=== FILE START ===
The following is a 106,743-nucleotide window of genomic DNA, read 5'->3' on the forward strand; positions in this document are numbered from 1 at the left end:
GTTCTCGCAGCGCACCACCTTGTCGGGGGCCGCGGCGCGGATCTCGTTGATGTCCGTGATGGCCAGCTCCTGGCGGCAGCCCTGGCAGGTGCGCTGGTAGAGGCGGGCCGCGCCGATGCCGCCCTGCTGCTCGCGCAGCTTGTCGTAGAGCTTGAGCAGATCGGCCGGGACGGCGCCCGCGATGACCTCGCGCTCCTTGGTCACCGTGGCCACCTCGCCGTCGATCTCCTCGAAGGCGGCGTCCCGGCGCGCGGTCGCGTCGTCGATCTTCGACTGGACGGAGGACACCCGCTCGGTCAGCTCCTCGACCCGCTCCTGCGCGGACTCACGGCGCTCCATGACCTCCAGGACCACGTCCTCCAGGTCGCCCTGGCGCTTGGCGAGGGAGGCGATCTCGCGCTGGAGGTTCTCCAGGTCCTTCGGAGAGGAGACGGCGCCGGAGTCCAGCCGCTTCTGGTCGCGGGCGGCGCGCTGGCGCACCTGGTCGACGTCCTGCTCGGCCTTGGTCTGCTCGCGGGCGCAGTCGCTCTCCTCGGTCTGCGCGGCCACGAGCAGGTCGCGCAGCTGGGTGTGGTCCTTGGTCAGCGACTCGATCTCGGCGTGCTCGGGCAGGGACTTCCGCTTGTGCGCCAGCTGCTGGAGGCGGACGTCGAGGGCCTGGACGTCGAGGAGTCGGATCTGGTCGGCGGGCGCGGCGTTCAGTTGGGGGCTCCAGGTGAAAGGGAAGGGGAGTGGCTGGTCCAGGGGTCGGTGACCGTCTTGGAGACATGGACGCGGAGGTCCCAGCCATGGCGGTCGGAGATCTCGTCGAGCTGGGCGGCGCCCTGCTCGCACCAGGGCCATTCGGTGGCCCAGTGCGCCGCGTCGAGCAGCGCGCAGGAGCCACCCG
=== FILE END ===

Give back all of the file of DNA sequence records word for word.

The following is a 106,743-nucleotide window of genomic DNA, read 5'->3' on the forward strand; positions in this document are numbered from 1 at the left end:
GTTCTCGCAGCGCACCACCTTGTCGGGGGCCGCGGCGCGGATCTCGTTGATGTCCGTGATGGCCAGCTCCTGGCGGCAGCCCTGGCAGGTGCGCTGGTAGAGGCGGGCCGCGCCGATGCCGCCCTGCTGCTCGCGCAGCTTGTCGTAGAGCTTGAGCAGATCGGCCGGGACGGCGCCCGCGATGACCTCGCGCTCCTTGGTCACCGTGGCCACCTCGCCGTCGATCTCCTCGAAGGCGGCGTCCCGGCGCGCGGTCGCGTCGTCGATCTTCGACTGGACGGAGGACACCCGCTCGGTCAGCTCCTCGACCCGCTCCTGCGCGGACTCACGGCGCTCCATGACCTCCAGGACCACGTCCTCCAGGTCGCCCTGGCGCTTGGCGAGGGAGGCGATCTCGCGCTGGAGGTTCTCCAGGTCCTTCGGAGAGGAGACGGCGCCGGAGTCCAGCCGCTTCTGGTCGCGGGCGGCGCGCTGGCGCACCTGGTCGACGTCCTGCTCGGCCTTGGTCTGCTCGCGGGCGCAGTCGCTCTCCTCGGTCTGCGCGGCCACGAGCAGGTCGCGCAGCTGGGTGTGGTCCTTGGTCAGCGACTCGATCTCGGCGTGCTCGGGCAGGGACTTCCGCTTGTGCGCCAGCTGCTGGAGGCGGACGTCGAGGGCCTGGACGTCGAGGAGTCGGATCTGGTCGGCGGGCGCGGCGTTCAGTTGGGGGCTCCAGGTGAAAGGGAAGGGGAGTGGCTGGTCCAGGGGTCGGTGACCGTCTTGGAGACATGGACGCGGAGGTCCCAGCCATGGCGGTCGGAGATCTCGTCGAGCTGGGCGGCGCCCTGCTCGCACCAGGGCCATTCGGTGGCCCAGTGCGCCGCGTCGAGCAGCGCGCAGGAGCCACCCG